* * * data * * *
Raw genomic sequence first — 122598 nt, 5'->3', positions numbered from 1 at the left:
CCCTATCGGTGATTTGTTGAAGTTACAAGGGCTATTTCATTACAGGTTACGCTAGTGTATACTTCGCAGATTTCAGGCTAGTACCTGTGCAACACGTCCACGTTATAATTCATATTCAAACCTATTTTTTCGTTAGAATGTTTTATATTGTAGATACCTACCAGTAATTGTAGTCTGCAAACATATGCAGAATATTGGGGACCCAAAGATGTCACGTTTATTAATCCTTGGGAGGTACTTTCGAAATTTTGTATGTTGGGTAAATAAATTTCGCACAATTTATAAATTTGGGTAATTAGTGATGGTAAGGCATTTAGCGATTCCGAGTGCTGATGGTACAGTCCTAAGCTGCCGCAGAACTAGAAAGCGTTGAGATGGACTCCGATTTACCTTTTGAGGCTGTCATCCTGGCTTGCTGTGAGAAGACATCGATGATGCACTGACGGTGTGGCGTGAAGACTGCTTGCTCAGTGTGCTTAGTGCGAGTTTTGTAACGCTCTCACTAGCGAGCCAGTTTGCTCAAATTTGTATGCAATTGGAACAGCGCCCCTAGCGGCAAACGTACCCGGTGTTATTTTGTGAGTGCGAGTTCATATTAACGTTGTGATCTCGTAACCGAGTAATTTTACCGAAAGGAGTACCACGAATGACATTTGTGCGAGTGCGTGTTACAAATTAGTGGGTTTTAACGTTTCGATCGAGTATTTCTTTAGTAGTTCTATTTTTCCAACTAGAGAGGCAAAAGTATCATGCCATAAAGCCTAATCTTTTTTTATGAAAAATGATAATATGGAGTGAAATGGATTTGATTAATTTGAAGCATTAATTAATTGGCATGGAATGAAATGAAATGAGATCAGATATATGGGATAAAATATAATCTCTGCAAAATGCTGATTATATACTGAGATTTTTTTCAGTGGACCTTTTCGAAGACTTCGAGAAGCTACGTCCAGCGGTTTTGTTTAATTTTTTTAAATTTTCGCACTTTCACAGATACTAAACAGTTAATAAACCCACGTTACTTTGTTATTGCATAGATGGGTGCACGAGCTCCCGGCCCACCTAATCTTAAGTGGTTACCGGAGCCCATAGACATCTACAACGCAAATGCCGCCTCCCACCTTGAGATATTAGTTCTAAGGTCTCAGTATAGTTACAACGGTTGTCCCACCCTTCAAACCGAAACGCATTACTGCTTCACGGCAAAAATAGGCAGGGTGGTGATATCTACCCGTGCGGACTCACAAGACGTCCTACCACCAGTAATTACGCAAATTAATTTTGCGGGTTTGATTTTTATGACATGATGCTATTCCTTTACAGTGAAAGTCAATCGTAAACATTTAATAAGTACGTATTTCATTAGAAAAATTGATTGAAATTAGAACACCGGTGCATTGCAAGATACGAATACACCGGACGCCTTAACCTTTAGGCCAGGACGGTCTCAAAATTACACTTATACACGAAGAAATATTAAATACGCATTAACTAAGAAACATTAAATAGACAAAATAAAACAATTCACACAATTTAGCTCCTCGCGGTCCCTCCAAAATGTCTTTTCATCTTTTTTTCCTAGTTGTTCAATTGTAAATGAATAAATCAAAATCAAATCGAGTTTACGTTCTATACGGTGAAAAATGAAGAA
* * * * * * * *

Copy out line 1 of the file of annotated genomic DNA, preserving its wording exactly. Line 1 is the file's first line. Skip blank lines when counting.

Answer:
Raw genomic sequence first — 122598 nt, 5'->3', positions numbered from 1 at the left: